Inborn errors of cholesterol biosynthesis

Dorothea Haas, Richard I. Kelley

Research output: Chapter in Book/Report/Conference proceedingChapter


Defects of cholesterol biosynthesis comprise a heterogeneous group of disorders, most of which have only recently been described. With the exception of cholesterol supplementation in Smith-Lemli-Opitz syndrome, no therapeutic regimens have yet been proven effective. Mevalonic aciduria (MVA) and hyperimmunoglobulinemia D syndrome (HIDS) are due to defects in mevalonate kinase, an enzyme located proximally in the pathway of cholesterol biosynthesis. Patients affectedwith these disorders present with recurrent febrile attacks and, in the case of classicMVA, often have malformations, neurological symptoms, and psychomotor retardation (Hoffmann et al. 1993). Long-term administration of coenzyme Q10 together with vitamin C and E to treat an intrinsic deficiency in the synthesis of coenzyme Q10 and to treat a possible increased sensitivity to reactive oxygen species seems to stabilize the clinical course and improve somatic and psychomotor development (Haas et al. 2001; Prietsch et al. 2003). Dietary supplementation of cholesterol may reduce frequency and severity of febrile attacks in some mildly affected patients, but has further compromised more severely affected patients, similar to the apparent adverse effect of lovastatin in some patients (Hoffmann et al. 1993). In two patients (siblings) followed closely, intervention with corticosteroids was highly beneficial during clinical crises, with resolution of the crises within 24h. The severity of attacks can also be reduced with the leukotriene receptor inhibitorsmontelukast and zafirlukast (R. I.Kelley, unpublished observations). Despite the apparent adverse effect of lovastatin in classic MVA, a recently completed study has shown a beneficial effect of simvastatin in HIDS (Simon et al. 2004). The main characteristics of CHILD (congenital hemidysplasia, ichthyosiform erythroderma, and limb deficiency) syndrome (König et al. 2000) and Conradi- Hünermann syndrome (Kelley et al. 1999) are skeletal defects, including, notably, chondrodysplasia punctata and ichthyosiformskin lesions. All reported cases of Greenberg dysplasia (also called hydrops-ectopic calcification- "moth-eaten" skeletal dysplasia, HEM) have had nonimmune hydrops fetalis, short limbs, abnormal severe chondro-osseous calcifications and have been lethal prenatally. This autosomal recessive disorder is caused by a deficiency of sterol-δ14 reductase encoded by the LBR gene (Waterham et al. 2003). LBR was first known to encode for the lamin B receptor. Missense mutations in this gene recently have been reported also to cause Pelger-Hüet anomaly, a disorder characterized by abnormally shaped blood granulocytes (Hoffmann et al. 2002) with heterozygous LBR mutations and developmental delay, epilepsy, and skeletal abnormalities in some patients homozygous for specific LBR mutations. Antley-Bixler syndromeis a rare,multiple anomaly syndromewith limb anomalies, craniofacial dysmorphisms and, in some, ambiguous genitalia. In patients with ambiguous genitalia, Kelley et al. (2002) have found increased levels of lanosterol and dihydrolanosterol, suggesting a functional deficiency of lanosterol-14a demethylase, a cytochrome P450 enzyme, encoded by CYP51. Mutation analysis of CYP51, however, discloses no obvious pathogenic mutation. Instead, mutations in the POR gene encoding P450 oxidoreductase, the obligate electron donor for all cytochrome P450 enzymes, have been identified in patients with Antley-Bixler syndrome (Flück et al. 2004). As a general rule, patients with defects in the more proximal steps in cholesterol biosynthesis have normal cholesterol serum levels. Furthermore, the pathology appears to be mostly if not exclusively embryonic, without evidence for most precursor sterols that their usually trivial levels are harmful beyond the embryonic period. Therefore, there are few indications for treatment of most of these conditionswith cholesterol, unless the level of cholesterol is abnormally low and the level of the precursor sterols is elevated substantially more than usual. The principal exceptions among these disorders are the very rare male hemizygote for CDPX2, the occasional unfavorably lyonized CDPX2 heterozygote with hypocholesterolemia and severe skin disease, and patients with CHILD syndrome who have severe, persistent psoriasiform skin lesions. Desmosterolosis and lathosterolosis are malformation syndromes involving many different organ systems (FitzPatrick et al. 1998; Brunetti-Pierri et al. 2002). The total of four patients (two for each disorder) so far reported have clinical characteristics that overlap with SLOS, but serum cholesterol is normal or only marginally diminished in the two patients for whom serum data are available. There currently is no experience with treatment of lathosterolosis. Theoretically, patients with lathosterolosis should require the same cholesterol therapy used for SLOS if the cholesterol level is low and the level of lathosterol is increased. However, unlike SLOS, lathosterolosis is characterized by clinically significant lipid storage, possibly storage of cholesterol esters, which might be aggravated by supplemental cholesterol. Only one patient with desmosterolosis and a borderline low cholesterol level has been treated with cholesterol supplementation (50 mg/kg per day. There was no clinical effect, but amild reduction in the plasma level of desmosterol was observed. Theoretically, the same criteria for treatment of SLOS should apply to desmosterolosis, with a goal of achieving a normal blood cholesterol level and a concomitant reduction in the level of desmosterol. Smith-Lemli-Opitz syndrome,causedby a deficiencyof 7-dehydrocholesterol reductase (DHCR7), is characterized by an accumulation of 7- and 8-dehydrocholesterol (7-DHC and 8-DHC), and, in 90% of patients, a lower-than-normal level of cholesterol in blood and all body tissues (Irons et al. 1993). SLOS has a highly variable phenotype, ranging from lethally affected infants with multiple organ and skeletal malformations to mildly affected patients with moderate mental retardation, mild dysmorphism, and a normal life expectancy. A large proportion of patients may require nasogastric tube feeding or gastrostomy to provide adequate caloric intake. However, it is important not to overfeed the children to archive a better growth. SLOS patients have a genetically determined short stature and, additionally, as a result of theirmuscle hypoplasia, their normal, well-nourished weight during infancy typically is 1-2 standard deviations less than their length. Trying to achieve arbitrary and inappropriately high weight goals based on age or length alone only increases adipose tissue and thereby limits the availability of cholesterol to the organs. Cholesterol supplementation results in improved growth and behavior in most patients (Irons et al. 1997; Kelley and Hennekam 2000). Treatment with supplements of bile acids has not been effective (Elias et al. 1997) except in severely affected patients with cholestasis or when there is a clinically evident deficiency of bile acids. Unfortunately, an effect of cholesterol supplementation on intrinsic cognitive abilities has been absent or minimal, most likely because cholesterol cannot be transported across the blood-brain barrier and because prenatal developmental insults cannot be reversed. Plasma sterol levels often improve slowly over many months or years after initiation of cholesterol supplementation. However, effects on behavior often are evident after only several days of cholesterol treatment, possibly because of changes in levels of adrenal steroids, many of which, unlike cholesterol, can cross the blood-brain barrier. Treatment of mildly affected SLOS patients with simvastatin, an inhibitor of HMG-CoA reductase, causes a rapid fall of 7- and 8-DHC and a rise of cholesterol (Jira et al. 2000), probably via augmentation of residual DHCR7 activity, allowingmore complete conversion of the abnormal sterols to cholesterol (Wevers et al. 2003). Mental, motor, and social development as well as weight, length, and head circumference reportedly improved in two patients who were not pretreated with cholesterol. However, in several patients with satisfactory improvement on cholesterol treatment, the ddition of simvastatin had no measurable clinical benefit at the same time that potentially serious side-effects of simvastatin developed in some (Starck et al. 2002a;D.Haas, unpublished observations). Studies in a larger group of patients are needed to evaluate the use of simvastatin. Simvastatin should not be used in severely affected patients (ratio of (7-DHC + 8-DHC) to cholesterol is greater than 0.5) expected to have no or minimal residual DHCR7 activity, because it might further lower cholesterol levels, with severe side-effects (Starck et al. 2002b).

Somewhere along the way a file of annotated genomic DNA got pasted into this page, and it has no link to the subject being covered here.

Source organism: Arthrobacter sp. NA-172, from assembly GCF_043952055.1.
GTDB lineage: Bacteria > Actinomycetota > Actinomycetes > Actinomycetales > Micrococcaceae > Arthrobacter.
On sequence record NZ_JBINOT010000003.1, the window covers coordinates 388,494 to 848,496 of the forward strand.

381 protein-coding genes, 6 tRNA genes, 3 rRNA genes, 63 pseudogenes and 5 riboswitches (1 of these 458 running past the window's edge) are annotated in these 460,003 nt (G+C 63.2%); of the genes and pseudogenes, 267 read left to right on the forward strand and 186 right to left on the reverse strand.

Original languageEnglish (US)
Title of host publicationPhysician's Guide to the Treatment and Follow-Up of Metabolic Diseases
PublisherSpringer Berlin Heidelberg
Number of pages10
ISBN (Print)354022954X, 9783540229544
StatePublished - 2006
Externally publishedYes

ASJC Scopus subject areas

  • Medicine(all)